Unlike some other pets, blue tongue skinks aren’t social animals and don’t need much snuggling from their owners (or other humans). Some individual skinks may enjoy human touch and interaction but others may experience distress.
If you’re not sure whether your skink likes being held, check its breathing, movements, and tongue flicks. A happy skink will breathe calmly and have smooth inquisitive movements.
If you notice heavy breathing or any rapid movements and tongue flicks, you should put the animal back in its enclosure. Leave it alone for at least one day.
Still, even if your blue tongue skink is stressed when being handled, it is possible to make your skink get used to you.
For that, you can simply spend more time in front of the enclosure. Put your hand into the tank from time to time so that your blue tongue skink gets used to your scent.
Handfeed your skink (with tweezers) and your skink will understand that you don’t mean any danger. This will make your skink way happier and calmer if you must (or want to) handle it.
Your Blue Tongue Skink Is Hiding As Usual
Just like other reptiles, blue tongue skinks need hiding places in order to maintain psychological wellness. When in the wild, skinks will spend their time hiding and burrowing. It’s a normal part of their daily routine and not a sign of stress or sickness.
However, you should look for any other signs or sickness if you think that your skink shows unusual hiding behavior. Sometimes your skink may hide if the light is too bright or the temperature in the cage is too hot.
If it’s housed with one or more skinks, it could be scared and stressed out, causing it to spend more time hidden.
In that case, you need to remove the other blue tongue skink from the enclosure.
Your Blue Tongue Skink Is Basking Every Day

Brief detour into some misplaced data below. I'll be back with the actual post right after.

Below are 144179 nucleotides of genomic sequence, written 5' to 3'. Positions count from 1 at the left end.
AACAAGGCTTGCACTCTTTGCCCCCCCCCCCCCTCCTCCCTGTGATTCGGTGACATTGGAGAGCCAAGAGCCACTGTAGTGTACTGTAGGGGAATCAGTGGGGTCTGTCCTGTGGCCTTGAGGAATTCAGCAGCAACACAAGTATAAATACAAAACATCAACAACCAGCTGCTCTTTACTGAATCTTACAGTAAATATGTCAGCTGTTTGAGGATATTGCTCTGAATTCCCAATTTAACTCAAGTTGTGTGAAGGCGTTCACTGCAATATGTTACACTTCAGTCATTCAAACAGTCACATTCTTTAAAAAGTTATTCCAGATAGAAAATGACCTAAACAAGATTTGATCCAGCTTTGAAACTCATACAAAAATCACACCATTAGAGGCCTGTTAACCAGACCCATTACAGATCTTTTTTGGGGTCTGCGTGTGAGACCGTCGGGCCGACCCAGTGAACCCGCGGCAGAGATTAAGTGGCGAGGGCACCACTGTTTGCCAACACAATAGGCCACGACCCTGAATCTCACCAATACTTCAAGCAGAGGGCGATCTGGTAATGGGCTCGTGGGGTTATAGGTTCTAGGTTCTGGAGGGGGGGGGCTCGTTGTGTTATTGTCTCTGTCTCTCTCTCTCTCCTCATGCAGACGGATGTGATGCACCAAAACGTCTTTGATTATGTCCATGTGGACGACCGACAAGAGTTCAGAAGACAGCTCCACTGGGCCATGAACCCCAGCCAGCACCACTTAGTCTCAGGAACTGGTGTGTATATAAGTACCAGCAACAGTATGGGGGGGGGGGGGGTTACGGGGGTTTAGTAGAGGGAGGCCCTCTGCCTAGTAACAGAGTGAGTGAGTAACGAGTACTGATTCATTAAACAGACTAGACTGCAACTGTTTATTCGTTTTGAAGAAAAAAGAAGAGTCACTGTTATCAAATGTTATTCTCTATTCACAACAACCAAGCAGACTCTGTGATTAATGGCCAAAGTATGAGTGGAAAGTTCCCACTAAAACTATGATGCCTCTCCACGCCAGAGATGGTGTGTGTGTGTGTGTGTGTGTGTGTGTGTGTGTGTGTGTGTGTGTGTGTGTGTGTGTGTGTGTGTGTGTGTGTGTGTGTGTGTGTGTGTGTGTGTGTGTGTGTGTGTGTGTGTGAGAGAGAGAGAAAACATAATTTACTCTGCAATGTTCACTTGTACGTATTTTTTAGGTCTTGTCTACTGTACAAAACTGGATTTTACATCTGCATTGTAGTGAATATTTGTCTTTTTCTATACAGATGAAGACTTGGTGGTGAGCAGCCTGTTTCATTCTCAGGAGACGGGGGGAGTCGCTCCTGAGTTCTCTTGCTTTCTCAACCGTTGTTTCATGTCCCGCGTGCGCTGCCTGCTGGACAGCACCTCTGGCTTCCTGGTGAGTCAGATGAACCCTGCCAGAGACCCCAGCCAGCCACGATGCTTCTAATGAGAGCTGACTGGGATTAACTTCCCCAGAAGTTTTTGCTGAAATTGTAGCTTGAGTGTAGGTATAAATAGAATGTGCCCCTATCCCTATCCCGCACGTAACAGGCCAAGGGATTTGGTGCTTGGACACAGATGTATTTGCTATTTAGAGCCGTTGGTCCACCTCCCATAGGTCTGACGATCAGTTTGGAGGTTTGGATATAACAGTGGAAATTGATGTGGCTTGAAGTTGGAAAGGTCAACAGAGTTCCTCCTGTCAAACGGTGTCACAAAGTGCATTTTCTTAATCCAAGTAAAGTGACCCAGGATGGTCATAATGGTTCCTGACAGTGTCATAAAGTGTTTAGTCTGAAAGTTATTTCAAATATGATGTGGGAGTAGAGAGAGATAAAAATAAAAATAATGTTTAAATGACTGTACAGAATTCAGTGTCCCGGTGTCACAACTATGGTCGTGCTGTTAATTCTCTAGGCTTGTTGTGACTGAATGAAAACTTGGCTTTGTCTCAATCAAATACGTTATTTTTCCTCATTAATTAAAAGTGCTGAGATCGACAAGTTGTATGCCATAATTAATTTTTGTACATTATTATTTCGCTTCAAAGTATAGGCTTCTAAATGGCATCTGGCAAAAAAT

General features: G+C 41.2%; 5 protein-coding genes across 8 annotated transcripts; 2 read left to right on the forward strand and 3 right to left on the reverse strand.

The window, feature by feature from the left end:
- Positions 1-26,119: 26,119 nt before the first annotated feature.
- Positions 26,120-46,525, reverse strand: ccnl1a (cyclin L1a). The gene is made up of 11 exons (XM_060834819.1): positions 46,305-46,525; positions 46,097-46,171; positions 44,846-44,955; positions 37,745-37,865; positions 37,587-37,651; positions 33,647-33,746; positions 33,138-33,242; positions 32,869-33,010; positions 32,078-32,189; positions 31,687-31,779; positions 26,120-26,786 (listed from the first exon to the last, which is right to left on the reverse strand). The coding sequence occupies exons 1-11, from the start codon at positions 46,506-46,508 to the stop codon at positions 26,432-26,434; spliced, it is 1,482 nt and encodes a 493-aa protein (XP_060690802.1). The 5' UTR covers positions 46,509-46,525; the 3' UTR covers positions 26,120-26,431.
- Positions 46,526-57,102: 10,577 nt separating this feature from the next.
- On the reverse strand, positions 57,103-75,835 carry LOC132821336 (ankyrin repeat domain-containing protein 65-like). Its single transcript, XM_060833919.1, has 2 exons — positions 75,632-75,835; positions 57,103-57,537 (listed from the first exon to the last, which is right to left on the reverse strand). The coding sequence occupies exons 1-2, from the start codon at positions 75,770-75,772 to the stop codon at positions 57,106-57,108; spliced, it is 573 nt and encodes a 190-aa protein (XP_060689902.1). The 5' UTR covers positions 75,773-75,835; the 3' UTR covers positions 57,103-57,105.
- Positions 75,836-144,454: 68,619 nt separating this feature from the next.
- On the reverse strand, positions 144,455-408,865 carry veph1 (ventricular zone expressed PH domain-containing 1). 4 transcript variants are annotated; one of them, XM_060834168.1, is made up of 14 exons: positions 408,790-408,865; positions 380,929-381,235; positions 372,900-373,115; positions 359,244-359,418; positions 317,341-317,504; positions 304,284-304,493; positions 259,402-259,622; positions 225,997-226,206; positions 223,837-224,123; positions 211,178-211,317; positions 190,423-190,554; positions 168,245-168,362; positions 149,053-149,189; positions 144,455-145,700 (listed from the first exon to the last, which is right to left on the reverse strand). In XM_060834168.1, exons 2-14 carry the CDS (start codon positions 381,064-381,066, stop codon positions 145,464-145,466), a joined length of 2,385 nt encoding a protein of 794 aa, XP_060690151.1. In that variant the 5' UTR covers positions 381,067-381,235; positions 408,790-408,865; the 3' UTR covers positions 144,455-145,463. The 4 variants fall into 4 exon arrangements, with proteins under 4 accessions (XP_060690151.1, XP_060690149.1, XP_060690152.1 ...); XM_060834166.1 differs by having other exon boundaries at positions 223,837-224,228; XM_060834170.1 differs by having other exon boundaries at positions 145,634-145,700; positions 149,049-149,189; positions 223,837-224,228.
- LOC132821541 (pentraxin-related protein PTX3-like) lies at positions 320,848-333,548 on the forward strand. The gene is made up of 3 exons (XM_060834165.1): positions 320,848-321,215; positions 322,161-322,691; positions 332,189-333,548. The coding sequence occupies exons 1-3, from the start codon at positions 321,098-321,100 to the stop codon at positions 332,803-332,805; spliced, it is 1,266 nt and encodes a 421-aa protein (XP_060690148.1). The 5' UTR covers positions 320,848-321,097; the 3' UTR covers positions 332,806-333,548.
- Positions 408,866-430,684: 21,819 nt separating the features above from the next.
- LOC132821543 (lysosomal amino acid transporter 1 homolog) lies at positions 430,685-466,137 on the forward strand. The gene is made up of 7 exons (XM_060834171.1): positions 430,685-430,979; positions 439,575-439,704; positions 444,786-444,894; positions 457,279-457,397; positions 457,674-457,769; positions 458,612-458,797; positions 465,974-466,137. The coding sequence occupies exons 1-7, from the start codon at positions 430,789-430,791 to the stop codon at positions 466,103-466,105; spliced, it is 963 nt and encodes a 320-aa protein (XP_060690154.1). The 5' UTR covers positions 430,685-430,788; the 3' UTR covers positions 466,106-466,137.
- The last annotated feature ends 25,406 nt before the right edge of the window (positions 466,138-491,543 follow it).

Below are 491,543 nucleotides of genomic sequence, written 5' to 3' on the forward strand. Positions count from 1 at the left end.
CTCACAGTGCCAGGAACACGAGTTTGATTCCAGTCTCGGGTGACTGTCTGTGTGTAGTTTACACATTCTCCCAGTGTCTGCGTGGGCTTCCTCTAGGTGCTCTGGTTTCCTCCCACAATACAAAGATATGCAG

Skinks are ectotherms (cold-blooded animals) so they need to regulate their body temperature using external sources. A BTS that is stressed or ill won’t be interested in basking on the rock or platform.
Instead, it’ll be lethargic and spend most of its day hiding. There are various factors that might cause stress, such as other cage mates (as well as other pets approaching the cage), use of colored bulbs, too exposed tank, etc.
Once you eliminate all of these factors and nothing changes (your BTS is still lethargic and not eating and/or pooping), you should contact the vet.
5 Signs Your Blue Tongue Skink Is NOT Happy And Healthy
So here are the signs that clearly show that something is wrong with your blue tongue skink and that you might need to bring it to a vet or make some changes to its diet or tank setup.
Your Blue Tongue Skink Has Secretion From Eyes, Mouth Or Nose
Secretion from eyes, mouth or nose, as well as wheezing (but not whistling), gasping, coughing, and heavy breathing are all symptoms of a respiratory infection. A mucus around the eyes can also be a sign of conjunctivitis.
However, keep in mind that sneezing is not a sign of an infection, as long as it’s not too excessive. Also, you may see your skink breathing heavily after a big meal. Frothing at the mouth is also normal.
Since skinks repeatedly shoot their tongue in and out, saliva collects at the corners of the mouth and bubbles out a little bit. If you suspect your skink may have a respiratory infection, you should take it to the vet since it may require veterinary medicines.